because it's been HOT here in lovely west l.a., i thought i should make a desert-inspired dinner tonite. well, not really. i saw this review on laist yesterday about a great little moroccan joint on westwood called koutoubia and i remembered the spicy carrots that i had there once. kind of sweet and spicy and cumin-y. yum. i had some carrots in the fridge, so i got them started on their overnite spicy marinade. here's the recipe i used, called taim chef einat admony's spicy moroccan carrots:

2 pounds carrots, peeled
3 tablespoons olive oil, plus more for sautéing
1/2 tablespoon cumin
1/2 tablespoon paprika
1/2 tablespoon salt
1/2 teaspoon sugar (i used a tablespoon of honey)
1/2 teaspoon freshly ground black pepper
3 cloves garlic, thinly sliced
pinch of cayenne pepper
3 tablespoons white wine or champagne vinegar (i used half white balsamic and half apple cider vinegar)

Place carrots in a large pot of cold water and bring to a boil, cooking until slightly tender but not overdone, approximately 15 minutes depending on the size of the carrots. Drain and place carrots in an ice-water bath until cool, then slice diagonally into 1/4-inch-thick rounds. In a large pan, sauté the carrot slices in olive oil until slightly brown, cooking them in small batches if your pan becomes crowded. Place carrots in a bowl, add the olive oil and the remaining ingredients, and mix well. For best results, refrigerate overnight and serve at room temperature. Serves five.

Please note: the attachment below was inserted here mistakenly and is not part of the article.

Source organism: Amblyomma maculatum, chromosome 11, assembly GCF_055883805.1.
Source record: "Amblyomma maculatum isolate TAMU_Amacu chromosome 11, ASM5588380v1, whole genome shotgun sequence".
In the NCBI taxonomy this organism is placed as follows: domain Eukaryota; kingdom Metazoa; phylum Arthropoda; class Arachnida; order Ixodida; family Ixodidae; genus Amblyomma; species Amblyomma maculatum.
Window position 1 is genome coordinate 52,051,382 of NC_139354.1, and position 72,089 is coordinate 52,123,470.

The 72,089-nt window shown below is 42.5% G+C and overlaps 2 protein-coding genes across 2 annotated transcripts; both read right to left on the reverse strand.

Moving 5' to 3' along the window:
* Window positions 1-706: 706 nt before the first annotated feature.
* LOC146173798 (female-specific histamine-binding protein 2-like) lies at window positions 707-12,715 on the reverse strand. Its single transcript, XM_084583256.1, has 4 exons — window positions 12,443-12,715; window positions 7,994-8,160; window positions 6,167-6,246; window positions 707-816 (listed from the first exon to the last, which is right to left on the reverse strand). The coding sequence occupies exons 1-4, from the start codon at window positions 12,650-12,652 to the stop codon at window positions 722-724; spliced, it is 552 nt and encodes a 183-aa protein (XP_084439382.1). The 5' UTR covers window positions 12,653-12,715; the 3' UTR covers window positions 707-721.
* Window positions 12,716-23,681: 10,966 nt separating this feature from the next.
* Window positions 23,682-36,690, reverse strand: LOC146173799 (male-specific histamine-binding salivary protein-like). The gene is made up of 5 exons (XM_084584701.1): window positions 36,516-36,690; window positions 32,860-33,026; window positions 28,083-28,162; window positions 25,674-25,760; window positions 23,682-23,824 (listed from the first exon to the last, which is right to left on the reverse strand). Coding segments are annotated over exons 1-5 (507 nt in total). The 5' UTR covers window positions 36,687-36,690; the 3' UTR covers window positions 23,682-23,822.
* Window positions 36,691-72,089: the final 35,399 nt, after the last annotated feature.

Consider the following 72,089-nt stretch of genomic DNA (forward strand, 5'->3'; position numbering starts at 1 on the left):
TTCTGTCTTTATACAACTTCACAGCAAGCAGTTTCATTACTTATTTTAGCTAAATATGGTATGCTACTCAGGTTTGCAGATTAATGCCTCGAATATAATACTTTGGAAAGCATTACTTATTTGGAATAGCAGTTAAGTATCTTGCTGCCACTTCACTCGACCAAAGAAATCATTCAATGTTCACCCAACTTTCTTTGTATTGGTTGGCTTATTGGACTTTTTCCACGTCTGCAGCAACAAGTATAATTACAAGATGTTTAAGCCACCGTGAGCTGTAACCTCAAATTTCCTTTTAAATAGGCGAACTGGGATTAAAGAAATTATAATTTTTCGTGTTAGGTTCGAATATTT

to round out the theme, i roasted some salmon and threw together a couscous salad (chilled couscous, sliced cucumber, sliced tomato, chopped kalamata olives, chiffonaded mint (from my garden, no less), salt, pepper, olive oil & lemon juice).

moroccan-inspired dinner

it was too hot for mint tea.

white beans........and nothing fancy!

this is so damn simple it's stupid....but so dang good. So cook yourself up a big pot of these and some corn bread, that is a must. And enjoy this dish. If I can find my camera I'll post the photo.

Now a bit of history......while living in South Florida over here of the pretty side of the side, and for those of you that don't know that's the Gulf side. While living here we started attending a event called the Swamp Buggy races in Naples, FL. Well you go and tailgate, stay in your motorhomes, cause it's a three day event. It is fun......great family fun for kids too. Anyway the first year we were not intending to eat at the motorhomes, and about 8 of us were deciding on a dinner spot, something simple and casual of course. I mentioned that I saw a place on the way in, just down the road and it was crowded for lunch so it must be good. Looked like a locals place and those are always better.